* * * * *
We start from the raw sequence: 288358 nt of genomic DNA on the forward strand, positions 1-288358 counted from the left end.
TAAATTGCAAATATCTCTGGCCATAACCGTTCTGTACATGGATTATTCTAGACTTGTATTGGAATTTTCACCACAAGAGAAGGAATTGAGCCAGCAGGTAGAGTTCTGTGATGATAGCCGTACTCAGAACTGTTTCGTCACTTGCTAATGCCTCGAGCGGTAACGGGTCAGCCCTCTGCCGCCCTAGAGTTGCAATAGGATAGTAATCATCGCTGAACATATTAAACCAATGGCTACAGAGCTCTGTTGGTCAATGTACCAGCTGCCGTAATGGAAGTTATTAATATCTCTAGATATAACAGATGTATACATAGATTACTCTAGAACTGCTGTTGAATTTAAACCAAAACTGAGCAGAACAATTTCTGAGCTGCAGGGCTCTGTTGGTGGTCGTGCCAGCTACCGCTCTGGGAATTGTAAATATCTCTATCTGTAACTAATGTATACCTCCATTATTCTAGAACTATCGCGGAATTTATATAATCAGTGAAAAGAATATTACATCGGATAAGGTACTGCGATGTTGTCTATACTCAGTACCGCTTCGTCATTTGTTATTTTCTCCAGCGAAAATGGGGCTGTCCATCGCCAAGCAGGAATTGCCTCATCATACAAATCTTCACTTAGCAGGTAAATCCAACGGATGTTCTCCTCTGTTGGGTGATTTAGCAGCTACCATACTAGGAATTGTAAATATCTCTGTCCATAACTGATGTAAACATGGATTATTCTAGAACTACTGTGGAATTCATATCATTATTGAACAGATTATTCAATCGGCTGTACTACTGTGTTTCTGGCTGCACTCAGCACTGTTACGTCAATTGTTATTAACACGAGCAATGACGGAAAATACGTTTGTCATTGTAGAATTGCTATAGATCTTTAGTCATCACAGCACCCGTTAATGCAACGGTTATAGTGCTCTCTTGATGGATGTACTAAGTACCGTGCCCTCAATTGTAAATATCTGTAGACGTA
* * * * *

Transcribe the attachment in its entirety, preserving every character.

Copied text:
We start from the raw sequence: 288358 nt of genomic DNA on the forward strand, positions 1-288358 counted from the left end.
TAAATTGCAAATATCTCTGGCCATAACCGTTCTGTACATGGATTATTCTAGACTTGTATTGGAATTTTCACCACAAGAGAAGGAATTGAGCCAGCAGGTAGAGTTCTGTGATGATAGCCGTACTCAGAACTGTTTCGTCACTTGCTAATGCCTCGAGCGGTAACGGGTCAGCCCTCTGCCGCCCTAGAGTTGCAATAGGATAGTAATCATCGCTGAACATATTAAACCAATGGCTACAGAGCTCTGTTGGTCAATGTACCAGCTGCCGTAATGGAAGTTATTAATATCTCTAGATATAACAGATGTATACATAGATTACTCTAGAACTGCTGTTGAATTTAAACCAAAACTGAGCAGAACAATTTCTGAGCTGCAGGGCTCTGTTGGTGGTCGTGCCAGCTACCGCTCTGGGAATTGTAAATATCTCTATCTGTAACTAATGTATACCTCCATTATTCTAGAACTATCGCGGAATTTATATAATCAGTGAAAAGAATATTACATCGGATAAGGTACTGCGATGTTGTCTATACTCAGTACCGCTTCGTCATTTGTTATTTTCTCCAGCGAAAATGGGGCTGTCCATCGCCAAGCAGGAATTGCCTCATCATACAAATCTTCACTTAGCAGGTAAATCCAACGGATGTTCTCCTCTGTTGGGTGATTTAGCAGCTACCATACTAGGAATTGTAAATATCTCTGTCCATAACTGATGTAAACATGGATTATTCTAGAACTACTGTGGAATTCATATCATTATTGAACAGATTATTCAATCGGCTGTACTACTGTGTTTCTGGCTGCACTCAGCACTGTTACGTCAATTGTTATTAACACGAGCAATGACGGAAAATACGTTTGTCATTGTAGAATTGCTATAGATCTTTAGTCATCACAGCACCCGTTAATGCAACGGTTATAGTGCTCTCTTGATGGATGTACTAAGTACCGTGCCCTCAATTGTAAATATCTGTAGACGTA